“He’s such an intelligent player,” Faircloth said. “Games don’t always go like practice, no matter how good the scout team is that week. If it doesn’t’ go like coach says, a good player reacts. Kyler can not only do that, reacting to what he sees on the fly, but also line up the guy next to him correctly.”
Nicotre has also had to break in a new guard in sophomore Steven Mangini. That process hasn’t been easy, but eight games in, things have settled down a bit for the pair.
“It’s been interesting,” Nicotre said. “I was in his spot, so I knew what he was going through. I have to help him out a lot, but I like working with him. He’s a good left guard and a good guy. I love working next to him. At the beginning of the season, he was hesitant to ask or do anything. Now, it’s the eighth game and we’re really clicking on our chemistry.”
The responsibility Nicotre has felt this year is real, as Faircloth has put pressure on him in a good way.
“We put a lot on him, not just to make sure he’s doing his job, but to make sure the other guys are getting it done,” Faircloth said. “I’ve joked with him when someone else misses a block, ‘Hey, what’s going on out there? You need to get that cleaned up.’ It’s only half-joking, though, because we expect a lot from him with his experience.”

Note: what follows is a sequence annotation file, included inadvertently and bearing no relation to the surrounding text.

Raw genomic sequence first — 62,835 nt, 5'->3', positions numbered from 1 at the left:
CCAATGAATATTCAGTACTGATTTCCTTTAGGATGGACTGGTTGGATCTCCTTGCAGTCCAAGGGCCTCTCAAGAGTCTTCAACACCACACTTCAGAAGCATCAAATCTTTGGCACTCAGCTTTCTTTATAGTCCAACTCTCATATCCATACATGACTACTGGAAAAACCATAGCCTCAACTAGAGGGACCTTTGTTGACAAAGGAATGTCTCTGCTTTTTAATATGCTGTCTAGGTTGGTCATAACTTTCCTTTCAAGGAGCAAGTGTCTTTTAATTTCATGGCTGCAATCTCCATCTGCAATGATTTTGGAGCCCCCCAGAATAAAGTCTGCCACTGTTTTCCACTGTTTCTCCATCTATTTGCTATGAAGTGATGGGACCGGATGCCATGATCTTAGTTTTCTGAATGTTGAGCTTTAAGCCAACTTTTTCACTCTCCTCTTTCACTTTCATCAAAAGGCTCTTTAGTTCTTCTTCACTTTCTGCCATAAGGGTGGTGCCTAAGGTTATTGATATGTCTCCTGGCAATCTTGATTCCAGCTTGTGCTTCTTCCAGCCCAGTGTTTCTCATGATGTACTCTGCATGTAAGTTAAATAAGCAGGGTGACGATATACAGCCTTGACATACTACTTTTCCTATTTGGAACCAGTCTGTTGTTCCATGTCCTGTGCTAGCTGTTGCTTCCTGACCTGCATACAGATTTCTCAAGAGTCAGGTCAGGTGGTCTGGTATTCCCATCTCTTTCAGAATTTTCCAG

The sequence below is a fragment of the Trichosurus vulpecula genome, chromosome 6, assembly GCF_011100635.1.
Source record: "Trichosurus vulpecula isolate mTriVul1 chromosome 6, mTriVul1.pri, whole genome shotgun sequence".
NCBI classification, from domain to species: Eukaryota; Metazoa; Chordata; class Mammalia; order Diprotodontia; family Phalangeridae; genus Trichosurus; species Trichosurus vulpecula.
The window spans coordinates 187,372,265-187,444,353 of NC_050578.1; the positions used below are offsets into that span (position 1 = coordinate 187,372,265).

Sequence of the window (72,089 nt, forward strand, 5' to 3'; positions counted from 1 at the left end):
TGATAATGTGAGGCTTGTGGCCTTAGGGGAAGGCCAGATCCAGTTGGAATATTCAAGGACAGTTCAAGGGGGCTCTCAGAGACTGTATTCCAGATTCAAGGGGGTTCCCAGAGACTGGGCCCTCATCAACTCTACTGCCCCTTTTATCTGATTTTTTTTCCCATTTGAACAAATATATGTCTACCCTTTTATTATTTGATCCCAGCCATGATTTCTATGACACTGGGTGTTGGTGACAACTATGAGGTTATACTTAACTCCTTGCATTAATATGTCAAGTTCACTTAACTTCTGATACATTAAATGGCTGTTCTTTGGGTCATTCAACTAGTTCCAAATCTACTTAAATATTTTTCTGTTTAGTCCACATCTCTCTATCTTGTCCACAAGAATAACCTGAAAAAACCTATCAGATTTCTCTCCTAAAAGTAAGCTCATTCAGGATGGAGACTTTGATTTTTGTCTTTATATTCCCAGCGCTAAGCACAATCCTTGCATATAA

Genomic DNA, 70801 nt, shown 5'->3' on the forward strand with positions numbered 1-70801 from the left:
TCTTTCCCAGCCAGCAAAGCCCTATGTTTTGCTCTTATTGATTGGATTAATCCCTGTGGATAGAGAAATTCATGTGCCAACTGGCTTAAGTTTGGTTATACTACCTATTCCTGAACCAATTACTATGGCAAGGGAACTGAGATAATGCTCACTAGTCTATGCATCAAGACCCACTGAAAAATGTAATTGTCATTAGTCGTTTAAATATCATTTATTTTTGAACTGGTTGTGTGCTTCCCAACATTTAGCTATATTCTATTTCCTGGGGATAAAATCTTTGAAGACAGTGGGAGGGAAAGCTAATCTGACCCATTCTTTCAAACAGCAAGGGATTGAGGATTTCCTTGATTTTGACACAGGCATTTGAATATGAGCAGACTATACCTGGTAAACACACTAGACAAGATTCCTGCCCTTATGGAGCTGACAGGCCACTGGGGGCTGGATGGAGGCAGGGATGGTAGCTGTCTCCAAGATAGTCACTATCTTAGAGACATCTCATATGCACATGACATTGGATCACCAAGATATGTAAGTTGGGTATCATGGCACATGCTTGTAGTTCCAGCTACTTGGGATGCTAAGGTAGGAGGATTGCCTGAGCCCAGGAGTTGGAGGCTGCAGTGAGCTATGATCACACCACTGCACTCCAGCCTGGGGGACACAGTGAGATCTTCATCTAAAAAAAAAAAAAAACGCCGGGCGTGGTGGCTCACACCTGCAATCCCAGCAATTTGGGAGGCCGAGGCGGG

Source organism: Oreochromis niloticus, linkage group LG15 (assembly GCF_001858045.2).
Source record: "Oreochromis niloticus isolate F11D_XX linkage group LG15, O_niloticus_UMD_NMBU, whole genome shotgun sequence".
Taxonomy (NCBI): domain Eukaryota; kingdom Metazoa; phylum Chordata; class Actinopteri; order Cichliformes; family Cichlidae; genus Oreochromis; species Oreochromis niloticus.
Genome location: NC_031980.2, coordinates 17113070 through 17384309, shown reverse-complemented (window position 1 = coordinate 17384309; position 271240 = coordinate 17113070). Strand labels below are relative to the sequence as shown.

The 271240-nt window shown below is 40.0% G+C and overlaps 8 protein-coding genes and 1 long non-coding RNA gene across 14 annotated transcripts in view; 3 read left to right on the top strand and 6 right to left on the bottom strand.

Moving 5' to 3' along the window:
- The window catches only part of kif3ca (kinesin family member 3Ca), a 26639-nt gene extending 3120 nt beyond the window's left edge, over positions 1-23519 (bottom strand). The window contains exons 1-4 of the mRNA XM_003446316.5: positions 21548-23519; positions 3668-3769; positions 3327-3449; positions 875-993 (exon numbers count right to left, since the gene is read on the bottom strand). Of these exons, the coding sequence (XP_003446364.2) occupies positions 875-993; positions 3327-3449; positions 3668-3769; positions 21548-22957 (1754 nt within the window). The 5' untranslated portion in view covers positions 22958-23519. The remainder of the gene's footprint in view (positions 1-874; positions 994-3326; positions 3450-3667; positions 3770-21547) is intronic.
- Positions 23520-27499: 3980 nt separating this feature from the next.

While Nicotre hasn’t gotten any scholarship offers yet, he’d like to play football in college. He’s also not sure what he’d like to major in, but is considering coaching as one of those possibilities. His experience this season has certainly made him think about that more and more.
“I’ve taken a lot of pride in (helping the guys),” Nicotre said. “Gabe, Lumpy, Ben Parks and all those guys have done it and passed it back to me. Every time we walk to the sidelines, we have to talk about what the defense is doing. I like that.”
INDIAN INKLINGS: Nicotre’s favorite block of the season came against Texas City. He pulled out on a screen play and got matched up on a cornerback. “He really didn’t (stand much of a chance,” Nicotre said. …This Friday marks the final home game of the regular season for PN-G and, as such, will be the Indians’ homecoming. The team will participate in the homecoming parade Thursday at 6:30 p.m. … Linebacker Lance Louviere will miss this week’s game against Vidor with an apparent injury he suffered against LC-M. Scott Stewart will move over and take Louivere’s responsibilities with defensive lineman Josh Riley starting as well. Both offensive linemen Justin Reasons and Nikolas Stasinos are both expected back into the starting lineup as well. … The last time this set of players faced off was two years ago for the JV teams. PN-G won a shootout 50-43 with both Chase Bertrand and David Bollinger scoring multiple touchdowns . . . Although Ozen at Nederland is the official Port Arthur News Friday Night Experience telecast this week, video of the PN-G-Vidor game, complete with the announcing of Joe Arnold and Paul Brown, will also be posted at www.panews.com on Monday.